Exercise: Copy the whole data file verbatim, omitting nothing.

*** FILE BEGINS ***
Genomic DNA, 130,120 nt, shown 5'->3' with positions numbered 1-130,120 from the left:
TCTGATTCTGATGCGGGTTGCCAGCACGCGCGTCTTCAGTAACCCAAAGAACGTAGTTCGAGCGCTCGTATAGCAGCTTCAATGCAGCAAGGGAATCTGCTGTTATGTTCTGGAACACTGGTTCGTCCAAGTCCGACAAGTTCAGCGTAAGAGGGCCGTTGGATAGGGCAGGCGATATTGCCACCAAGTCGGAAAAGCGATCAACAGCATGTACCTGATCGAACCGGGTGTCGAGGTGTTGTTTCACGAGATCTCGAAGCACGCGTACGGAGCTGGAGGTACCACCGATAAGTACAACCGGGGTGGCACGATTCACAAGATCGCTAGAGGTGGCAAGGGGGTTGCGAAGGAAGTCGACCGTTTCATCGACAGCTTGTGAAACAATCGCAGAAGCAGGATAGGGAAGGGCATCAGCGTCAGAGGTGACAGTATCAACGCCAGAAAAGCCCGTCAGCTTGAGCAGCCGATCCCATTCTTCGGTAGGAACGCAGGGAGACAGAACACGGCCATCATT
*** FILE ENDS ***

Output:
Genomic DNA, 130,120 nt, shown 5'->3' with positions numbered 1-130,120 from the left:
TCTGATTCTGATGCGGGTTGCCAGCACGCGCGTCTTCAGTAACCCAAAGAACGTAGTTCGAGCGCTCGTATAGCAGCTTCAATGCAGCAAGGGAATCTGCTGTTATGTTCTGGAACACTGGTTCGTCCAAGTCCGACAAGTTCAGCGTAAGAGGGCCGTTGGATAGGGCAGGCGATATTGCCACCAAGTCGGAAAAGCGATCAACAGCATGTACCTGATCGAACCGGGTGTCGAGGTGTTGTTTCACGAGATCTCGAAGCACGCGTACGGAGCTGGAGGTACCACCGATAAGTACAACCGGGGTGGCACGATTCACAAGATCGCTAGAGGTGGCAAGGGGGTTGCGAAGGAAGTCGACCGTTTCATCGACAGCTTGTGAAACAATCGCAGAAGCAGGATAGGGAAGGGCATCAGCGTCAGAGGTGACAGTATCAACGCCAGAAAAGCCCGTCAGCTTGAGCAGCCGATCCCATTCTTCGGTAGGAACGCAGGGAGACAGAACACGGCCATCATT